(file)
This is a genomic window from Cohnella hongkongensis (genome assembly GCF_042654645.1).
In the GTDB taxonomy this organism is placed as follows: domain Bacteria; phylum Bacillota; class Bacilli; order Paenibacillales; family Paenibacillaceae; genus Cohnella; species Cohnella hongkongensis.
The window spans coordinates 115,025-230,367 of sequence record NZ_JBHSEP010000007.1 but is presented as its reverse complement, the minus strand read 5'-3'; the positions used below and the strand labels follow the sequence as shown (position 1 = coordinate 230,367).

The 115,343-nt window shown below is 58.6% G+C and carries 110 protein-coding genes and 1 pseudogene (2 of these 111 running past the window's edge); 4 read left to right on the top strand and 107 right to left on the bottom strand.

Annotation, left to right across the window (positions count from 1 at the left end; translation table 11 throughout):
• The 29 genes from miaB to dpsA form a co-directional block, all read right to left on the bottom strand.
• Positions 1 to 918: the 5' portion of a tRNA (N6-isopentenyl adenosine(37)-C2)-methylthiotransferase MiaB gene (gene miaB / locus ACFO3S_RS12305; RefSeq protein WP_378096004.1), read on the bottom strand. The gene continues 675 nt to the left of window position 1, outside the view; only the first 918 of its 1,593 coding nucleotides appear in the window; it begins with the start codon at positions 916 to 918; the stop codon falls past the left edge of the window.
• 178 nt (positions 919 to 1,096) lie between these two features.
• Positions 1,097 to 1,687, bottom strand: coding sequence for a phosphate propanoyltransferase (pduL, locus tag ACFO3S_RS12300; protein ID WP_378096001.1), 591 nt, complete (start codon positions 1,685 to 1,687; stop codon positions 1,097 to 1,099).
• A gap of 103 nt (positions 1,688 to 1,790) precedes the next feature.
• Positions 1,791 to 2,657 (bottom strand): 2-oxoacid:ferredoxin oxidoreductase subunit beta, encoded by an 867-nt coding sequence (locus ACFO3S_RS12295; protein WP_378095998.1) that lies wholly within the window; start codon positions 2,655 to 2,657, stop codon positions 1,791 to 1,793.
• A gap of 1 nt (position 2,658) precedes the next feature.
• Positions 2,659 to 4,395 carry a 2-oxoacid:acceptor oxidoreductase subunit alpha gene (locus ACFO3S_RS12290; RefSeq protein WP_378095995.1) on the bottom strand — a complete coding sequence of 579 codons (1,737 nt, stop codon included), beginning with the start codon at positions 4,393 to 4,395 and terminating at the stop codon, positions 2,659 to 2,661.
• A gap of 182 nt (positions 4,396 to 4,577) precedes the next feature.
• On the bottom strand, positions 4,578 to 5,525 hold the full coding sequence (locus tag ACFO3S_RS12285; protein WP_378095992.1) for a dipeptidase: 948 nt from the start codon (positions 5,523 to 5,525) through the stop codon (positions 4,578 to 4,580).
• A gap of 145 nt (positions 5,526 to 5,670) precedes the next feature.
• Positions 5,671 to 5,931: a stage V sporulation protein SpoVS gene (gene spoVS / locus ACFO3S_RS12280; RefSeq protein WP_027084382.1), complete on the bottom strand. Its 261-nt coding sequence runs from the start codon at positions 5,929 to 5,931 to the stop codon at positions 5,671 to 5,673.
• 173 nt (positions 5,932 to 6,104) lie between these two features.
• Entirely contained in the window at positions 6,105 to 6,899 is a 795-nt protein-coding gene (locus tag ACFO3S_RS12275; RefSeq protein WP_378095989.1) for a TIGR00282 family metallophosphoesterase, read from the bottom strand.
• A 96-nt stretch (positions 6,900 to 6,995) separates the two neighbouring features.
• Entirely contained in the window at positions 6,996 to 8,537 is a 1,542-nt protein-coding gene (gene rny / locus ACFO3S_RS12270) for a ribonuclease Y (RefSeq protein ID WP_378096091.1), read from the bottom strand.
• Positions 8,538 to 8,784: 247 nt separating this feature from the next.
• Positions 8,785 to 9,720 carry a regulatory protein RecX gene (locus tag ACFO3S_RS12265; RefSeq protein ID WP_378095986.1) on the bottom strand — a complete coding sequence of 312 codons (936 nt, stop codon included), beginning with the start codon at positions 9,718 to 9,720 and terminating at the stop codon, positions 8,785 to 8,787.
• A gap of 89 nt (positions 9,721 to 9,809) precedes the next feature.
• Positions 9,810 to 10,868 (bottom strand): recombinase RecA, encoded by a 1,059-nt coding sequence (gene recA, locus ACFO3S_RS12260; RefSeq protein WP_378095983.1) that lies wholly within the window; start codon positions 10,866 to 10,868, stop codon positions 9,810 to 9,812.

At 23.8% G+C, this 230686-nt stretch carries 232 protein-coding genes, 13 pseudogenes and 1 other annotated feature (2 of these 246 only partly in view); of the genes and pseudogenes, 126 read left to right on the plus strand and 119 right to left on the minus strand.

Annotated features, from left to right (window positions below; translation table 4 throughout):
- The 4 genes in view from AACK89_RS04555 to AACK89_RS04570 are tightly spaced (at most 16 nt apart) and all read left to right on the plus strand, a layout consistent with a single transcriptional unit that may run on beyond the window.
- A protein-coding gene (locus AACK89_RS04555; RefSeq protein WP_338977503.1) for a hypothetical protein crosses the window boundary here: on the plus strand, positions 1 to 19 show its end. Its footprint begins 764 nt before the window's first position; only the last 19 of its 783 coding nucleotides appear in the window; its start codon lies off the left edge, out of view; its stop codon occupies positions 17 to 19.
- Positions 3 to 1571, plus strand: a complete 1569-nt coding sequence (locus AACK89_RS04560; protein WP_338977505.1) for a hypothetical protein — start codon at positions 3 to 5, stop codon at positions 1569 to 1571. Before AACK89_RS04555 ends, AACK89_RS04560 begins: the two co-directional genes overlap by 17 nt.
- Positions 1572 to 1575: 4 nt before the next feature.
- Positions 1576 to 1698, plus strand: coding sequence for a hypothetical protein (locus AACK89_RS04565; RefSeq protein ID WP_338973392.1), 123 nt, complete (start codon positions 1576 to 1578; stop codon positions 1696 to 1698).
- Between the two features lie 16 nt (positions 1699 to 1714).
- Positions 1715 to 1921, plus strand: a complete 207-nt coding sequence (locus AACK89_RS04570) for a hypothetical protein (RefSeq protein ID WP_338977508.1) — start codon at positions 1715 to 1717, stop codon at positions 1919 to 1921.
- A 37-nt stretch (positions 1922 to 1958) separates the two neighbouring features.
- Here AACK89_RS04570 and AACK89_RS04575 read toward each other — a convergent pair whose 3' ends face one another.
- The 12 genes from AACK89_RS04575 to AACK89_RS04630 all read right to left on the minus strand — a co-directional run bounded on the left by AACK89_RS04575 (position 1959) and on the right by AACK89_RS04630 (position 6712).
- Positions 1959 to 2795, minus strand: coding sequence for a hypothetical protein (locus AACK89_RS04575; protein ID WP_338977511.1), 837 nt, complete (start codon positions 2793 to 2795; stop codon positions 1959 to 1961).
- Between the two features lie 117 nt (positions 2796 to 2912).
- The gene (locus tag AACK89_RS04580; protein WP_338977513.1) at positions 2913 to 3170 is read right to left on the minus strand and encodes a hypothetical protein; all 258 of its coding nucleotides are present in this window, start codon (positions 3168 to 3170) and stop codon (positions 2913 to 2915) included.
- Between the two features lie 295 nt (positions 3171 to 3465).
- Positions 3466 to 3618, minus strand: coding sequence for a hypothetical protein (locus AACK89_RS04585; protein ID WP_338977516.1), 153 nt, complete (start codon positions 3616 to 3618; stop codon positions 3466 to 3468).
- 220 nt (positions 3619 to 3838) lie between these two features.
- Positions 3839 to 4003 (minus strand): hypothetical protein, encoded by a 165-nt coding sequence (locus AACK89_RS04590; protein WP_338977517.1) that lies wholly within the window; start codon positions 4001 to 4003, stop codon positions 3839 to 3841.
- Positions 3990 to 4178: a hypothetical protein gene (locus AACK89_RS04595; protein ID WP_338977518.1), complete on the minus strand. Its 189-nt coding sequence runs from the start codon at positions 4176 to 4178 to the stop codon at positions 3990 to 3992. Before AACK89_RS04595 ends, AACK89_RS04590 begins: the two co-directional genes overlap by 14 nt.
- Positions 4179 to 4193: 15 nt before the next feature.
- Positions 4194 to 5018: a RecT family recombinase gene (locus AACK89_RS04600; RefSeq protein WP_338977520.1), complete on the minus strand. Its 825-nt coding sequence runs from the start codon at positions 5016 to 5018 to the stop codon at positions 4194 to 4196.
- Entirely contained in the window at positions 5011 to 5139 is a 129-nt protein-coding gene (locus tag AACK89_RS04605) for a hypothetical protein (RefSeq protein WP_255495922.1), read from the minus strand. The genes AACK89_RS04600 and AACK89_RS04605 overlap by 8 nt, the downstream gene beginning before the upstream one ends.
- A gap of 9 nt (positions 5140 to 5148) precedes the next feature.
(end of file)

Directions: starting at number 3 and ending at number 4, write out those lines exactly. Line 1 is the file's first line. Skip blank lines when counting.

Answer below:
The window spans coordinates 115,025-230,367 of sequence record NZ_JBHSEP010000007.1 but is presented as its reverse complement, the minus strand read 5'-3'; the positions used below and the strand labels follow the sequence as shown (position 1 = coordinate 230,367).

The 115,343-nt window shown below is 58.6% G+C and carries 110 protein-coding genes and 1 pseudogene (2 of these 111 running past the window's edge); 4 read left to right on the top strand and 107 right to left on the bottom strand.